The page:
Beyond taking in the marvel that is Marple Aqueduct itself, the reason this site is so popular when it comes to Greater Manchester walks, bike rides, picnics and so on is that you can walk the entire length of Marple Canal Flight, which consists of 16 locks and is one the steepest in the UK.
With plenty of nearby parking, the train station literally a stone’s throw from locks seven and eight, not to mention Lock 16 literally on the doorstep of Marple town centre (the Grand Aqueduct sitting at the other end), you can hop on plenty of points along the canal depending on how long a walk you fancy.
Marple and Stockport at large might have been part of Greater Manchester for nearly half a century now, but for those of you who enjoy scenic walks or simply swant to immerse yourselves in the local heritage and old Cheshire roots, there aren’t many better places to start than this.
You can see our recent Short Stuff episode on Marple’s Grand Aqueduct down below:
Pixies to play three Manchester gigs as part of major European tour in 2024
Pixies are heading out on a European tour in 2024, and they’re stopping off here in Manchester for three nights.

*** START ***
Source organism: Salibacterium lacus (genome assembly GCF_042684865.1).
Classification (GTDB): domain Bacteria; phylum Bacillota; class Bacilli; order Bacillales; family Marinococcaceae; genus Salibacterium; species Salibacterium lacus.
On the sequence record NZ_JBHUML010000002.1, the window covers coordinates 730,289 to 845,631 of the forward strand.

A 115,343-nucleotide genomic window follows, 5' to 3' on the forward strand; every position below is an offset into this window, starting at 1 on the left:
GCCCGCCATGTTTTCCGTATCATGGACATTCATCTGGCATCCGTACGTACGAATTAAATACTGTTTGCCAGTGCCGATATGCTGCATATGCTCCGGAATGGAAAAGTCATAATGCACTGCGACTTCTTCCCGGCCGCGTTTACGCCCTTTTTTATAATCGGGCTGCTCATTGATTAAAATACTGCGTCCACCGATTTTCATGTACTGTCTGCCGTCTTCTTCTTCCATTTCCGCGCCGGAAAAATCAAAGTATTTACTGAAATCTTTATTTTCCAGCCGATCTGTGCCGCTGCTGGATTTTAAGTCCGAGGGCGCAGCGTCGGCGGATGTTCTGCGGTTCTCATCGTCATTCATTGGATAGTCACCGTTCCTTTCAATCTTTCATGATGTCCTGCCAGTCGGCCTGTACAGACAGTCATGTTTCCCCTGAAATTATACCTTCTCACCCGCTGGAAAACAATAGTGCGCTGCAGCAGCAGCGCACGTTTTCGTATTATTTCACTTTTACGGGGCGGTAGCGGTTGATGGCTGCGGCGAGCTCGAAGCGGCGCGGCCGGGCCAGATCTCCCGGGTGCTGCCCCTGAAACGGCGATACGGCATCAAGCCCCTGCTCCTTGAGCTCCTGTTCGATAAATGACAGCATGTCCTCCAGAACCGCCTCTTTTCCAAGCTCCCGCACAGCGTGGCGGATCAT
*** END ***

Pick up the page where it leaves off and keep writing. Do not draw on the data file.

After recently playing to intimate Manchester crowds at the relaunch of iconic music venue, Band on the Wall, and to thousands at Castlefield Bowl as part of 2023’s Sounds of the City concert series, Pixies have announced they’ll be making a return to our city once again next year, and they’ve got three gigs lined-up.
The influential and pioneering US alt rock band are set to head out on a tour of some of the biggest cities in Europe tour in 2024, and will be performing a selection of tracks from their hugely-acclaimed albums, Bossanova and Trompe Le Monde – which were released in 1990 and 1991 respectively.
Black Francis and co will be taking over Manchester’s iconic Albert Hall for three major gigs on Tuesday 12, Wednesday 13, and Thursday 14 March 2024.
Bossanova was the band’s third studio album, and was praised by critics for showing their less primal side, with a recurring sci-fi theme running throughout, and surf and space rock influences at the forefront.
‘Alison’, ‘Dig For Fire’, ‘Velouria’, and ‘Cecilia Ann’ were just some of the notable tracks from the album.
Trompe Le Monde, on the other hand, was known for having bookended a run of landmark records for the band, and although it was their fourth album, it’s arguably the most playful in their catalogue – with singles ‘Planet of Sound’, ‘Alec Eiffel’, and ‘Letter to Memphis’ featuring lyrics on UFOs, conspiracy theories, and more to prove Black Francis and co were still restless to push their sound forward.